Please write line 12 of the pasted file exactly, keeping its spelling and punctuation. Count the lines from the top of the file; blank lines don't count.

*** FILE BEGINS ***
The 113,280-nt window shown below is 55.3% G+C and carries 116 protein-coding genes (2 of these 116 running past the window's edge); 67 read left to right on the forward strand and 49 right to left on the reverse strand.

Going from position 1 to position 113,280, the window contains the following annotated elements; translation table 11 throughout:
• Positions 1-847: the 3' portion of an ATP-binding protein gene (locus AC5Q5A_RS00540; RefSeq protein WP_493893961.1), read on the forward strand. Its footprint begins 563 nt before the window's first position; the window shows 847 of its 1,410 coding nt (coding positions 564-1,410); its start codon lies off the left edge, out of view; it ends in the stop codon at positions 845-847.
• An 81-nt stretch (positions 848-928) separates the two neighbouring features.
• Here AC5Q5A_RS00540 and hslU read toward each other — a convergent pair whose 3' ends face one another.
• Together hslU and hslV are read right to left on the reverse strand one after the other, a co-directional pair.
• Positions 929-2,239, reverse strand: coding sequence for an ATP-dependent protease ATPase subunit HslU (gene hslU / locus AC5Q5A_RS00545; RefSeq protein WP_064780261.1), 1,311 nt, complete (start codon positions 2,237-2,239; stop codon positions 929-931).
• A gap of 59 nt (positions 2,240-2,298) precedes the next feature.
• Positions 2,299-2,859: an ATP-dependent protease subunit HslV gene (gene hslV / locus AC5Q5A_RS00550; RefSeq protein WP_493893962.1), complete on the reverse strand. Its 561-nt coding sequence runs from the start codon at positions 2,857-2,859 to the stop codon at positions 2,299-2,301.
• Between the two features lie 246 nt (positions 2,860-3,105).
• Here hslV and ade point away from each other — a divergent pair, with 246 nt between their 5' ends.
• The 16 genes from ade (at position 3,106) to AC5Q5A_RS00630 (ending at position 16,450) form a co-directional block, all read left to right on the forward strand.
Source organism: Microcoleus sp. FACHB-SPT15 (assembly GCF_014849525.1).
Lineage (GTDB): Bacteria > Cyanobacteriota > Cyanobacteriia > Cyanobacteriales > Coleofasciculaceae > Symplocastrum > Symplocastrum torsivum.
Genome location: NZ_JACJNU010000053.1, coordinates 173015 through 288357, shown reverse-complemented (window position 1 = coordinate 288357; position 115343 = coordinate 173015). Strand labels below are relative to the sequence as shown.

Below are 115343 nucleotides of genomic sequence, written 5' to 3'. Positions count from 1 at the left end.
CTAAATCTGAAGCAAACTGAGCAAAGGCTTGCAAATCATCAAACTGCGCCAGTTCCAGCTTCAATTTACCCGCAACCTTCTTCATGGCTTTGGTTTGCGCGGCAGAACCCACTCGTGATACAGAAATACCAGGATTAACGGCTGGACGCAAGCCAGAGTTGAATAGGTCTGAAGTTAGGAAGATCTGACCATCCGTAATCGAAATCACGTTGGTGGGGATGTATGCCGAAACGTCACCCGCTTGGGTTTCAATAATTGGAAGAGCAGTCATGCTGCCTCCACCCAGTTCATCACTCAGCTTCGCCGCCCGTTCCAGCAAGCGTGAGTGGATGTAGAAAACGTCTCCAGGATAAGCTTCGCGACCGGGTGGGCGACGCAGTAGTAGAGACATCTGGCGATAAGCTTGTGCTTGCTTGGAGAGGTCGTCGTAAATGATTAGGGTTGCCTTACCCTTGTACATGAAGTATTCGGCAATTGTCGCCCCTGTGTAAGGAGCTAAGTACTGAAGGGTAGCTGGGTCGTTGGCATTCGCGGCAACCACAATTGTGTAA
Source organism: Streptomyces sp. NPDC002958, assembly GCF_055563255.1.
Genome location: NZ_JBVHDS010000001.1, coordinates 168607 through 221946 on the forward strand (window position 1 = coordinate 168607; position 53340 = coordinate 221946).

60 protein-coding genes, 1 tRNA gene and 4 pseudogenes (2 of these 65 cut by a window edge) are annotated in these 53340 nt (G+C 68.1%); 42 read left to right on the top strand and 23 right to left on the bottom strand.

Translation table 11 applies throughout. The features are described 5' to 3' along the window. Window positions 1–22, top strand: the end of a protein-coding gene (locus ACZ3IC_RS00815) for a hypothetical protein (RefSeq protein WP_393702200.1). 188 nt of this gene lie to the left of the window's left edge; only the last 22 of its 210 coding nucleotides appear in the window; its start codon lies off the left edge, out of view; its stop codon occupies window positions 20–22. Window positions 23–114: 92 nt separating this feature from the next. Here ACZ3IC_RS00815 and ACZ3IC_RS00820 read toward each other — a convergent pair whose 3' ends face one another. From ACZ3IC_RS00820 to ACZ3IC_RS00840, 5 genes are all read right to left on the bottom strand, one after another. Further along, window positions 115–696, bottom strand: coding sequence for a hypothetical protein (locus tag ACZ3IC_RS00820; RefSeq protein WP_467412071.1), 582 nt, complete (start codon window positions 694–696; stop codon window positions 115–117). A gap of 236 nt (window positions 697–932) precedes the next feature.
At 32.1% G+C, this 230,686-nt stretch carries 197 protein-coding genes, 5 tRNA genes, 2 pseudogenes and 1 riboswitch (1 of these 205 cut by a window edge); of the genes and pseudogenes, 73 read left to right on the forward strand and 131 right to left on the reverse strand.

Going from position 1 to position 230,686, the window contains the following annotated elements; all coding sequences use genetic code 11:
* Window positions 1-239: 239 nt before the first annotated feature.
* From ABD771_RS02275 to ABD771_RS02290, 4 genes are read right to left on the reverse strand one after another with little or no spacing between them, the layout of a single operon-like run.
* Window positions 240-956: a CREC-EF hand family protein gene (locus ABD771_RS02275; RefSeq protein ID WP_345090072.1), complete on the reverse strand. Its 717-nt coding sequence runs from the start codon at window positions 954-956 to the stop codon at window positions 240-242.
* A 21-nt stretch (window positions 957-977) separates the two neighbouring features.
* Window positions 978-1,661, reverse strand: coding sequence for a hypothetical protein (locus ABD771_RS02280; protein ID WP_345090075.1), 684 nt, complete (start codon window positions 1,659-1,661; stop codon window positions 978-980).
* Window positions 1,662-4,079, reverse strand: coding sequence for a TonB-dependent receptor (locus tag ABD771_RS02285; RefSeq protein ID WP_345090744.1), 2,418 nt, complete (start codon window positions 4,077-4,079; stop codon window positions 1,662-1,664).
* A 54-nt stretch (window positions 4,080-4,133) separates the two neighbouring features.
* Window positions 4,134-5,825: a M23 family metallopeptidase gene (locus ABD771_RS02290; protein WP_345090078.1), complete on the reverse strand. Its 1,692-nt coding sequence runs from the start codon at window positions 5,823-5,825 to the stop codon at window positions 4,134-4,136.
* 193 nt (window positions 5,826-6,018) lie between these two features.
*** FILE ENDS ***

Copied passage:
• The 16 genes from ade (at position 3,106) to AC5Q5A_RS00630 (ending at position 16,450) form a co-directional block, all read left to right on the forward strand.